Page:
Three months after Hurricane Irma devastated the British Virgin Islands, one local author has documented the catastrophe in a book called The Irma Diaries.
The Irma Diaries which was written by Angela Burnett, to stir global attention and action on climate change, captures stories of survivors who lived to tell the tale of one of the strongest hurricanes in modern history.
“The book is an avenue for the voices of small islanders who lived through this horrific event to be heard globally. I hope that through these stories, readers around the world can connect more personally with what it means to be on the frontlines of climate change and resolve to act,” Burnett said.
It is also the expectation that the book will serve as a means to help the Virgin Islands rebuild and adapt to the impacts of climate change.
Burnett has also informed that 50 percent of proceeds of the Irma Diaries will be donated.
Twenty-five percent will go towards the Virgin Islands Climate Change Trust Fund and another twenty-five percent to the contributors of stories.
Commenting on the new book, Director of the Department of Culture, Luce Hodge-Smith said, “’The Irma Diaries’ is timely and plays a pivotal role in not only documenting the importance of identifying and recognising climate change and its effect on the world, but it is also important for us to consider the impact of natural disasters on cultural heritage.”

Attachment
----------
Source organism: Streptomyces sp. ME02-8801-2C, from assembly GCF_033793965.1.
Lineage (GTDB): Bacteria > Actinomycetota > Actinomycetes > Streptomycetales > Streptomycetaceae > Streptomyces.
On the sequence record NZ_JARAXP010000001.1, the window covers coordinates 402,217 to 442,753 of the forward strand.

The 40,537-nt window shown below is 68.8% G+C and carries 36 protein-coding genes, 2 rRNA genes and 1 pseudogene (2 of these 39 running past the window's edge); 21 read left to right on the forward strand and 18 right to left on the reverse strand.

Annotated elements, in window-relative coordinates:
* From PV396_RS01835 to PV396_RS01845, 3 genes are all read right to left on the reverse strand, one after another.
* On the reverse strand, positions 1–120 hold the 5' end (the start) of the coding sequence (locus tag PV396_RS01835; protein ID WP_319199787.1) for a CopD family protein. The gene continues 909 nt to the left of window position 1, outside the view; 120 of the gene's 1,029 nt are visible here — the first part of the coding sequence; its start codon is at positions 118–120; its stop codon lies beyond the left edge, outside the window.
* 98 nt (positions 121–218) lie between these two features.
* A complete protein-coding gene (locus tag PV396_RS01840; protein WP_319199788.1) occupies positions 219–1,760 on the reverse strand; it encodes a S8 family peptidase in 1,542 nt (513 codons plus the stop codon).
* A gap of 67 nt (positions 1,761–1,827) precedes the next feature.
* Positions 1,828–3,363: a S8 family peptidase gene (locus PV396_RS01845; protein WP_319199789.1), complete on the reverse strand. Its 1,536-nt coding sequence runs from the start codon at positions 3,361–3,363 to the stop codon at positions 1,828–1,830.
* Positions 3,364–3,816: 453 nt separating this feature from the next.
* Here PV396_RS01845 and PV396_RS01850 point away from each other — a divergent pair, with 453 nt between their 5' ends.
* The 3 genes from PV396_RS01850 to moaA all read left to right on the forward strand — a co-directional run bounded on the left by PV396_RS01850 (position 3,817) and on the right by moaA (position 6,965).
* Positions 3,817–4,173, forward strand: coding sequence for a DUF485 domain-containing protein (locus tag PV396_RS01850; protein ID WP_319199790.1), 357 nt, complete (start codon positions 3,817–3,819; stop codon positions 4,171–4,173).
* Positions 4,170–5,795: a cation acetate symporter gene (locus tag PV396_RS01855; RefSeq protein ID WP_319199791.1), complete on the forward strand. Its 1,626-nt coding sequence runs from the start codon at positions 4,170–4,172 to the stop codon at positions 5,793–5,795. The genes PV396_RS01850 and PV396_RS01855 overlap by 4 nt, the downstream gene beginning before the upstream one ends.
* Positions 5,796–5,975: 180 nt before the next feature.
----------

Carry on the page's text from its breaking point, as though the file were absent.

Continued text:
Hodge-Smith noted further that the department wishes to congratulate and encourage Burnett to keep writing and being a voice for climate change.
She also took the time to encourage persons to keep writing and documenting.
The official book launch ceremony will take place at the British Virgin Islands International Arbitration Centre, located on the 3rd Floor of Ashley Ritter House on Tuesday, December 19 at 5pm.
Among the highlights will be a reading of a survivor story by the author and a presentation to the Virgin Islands Climate Change Trust Fund Board.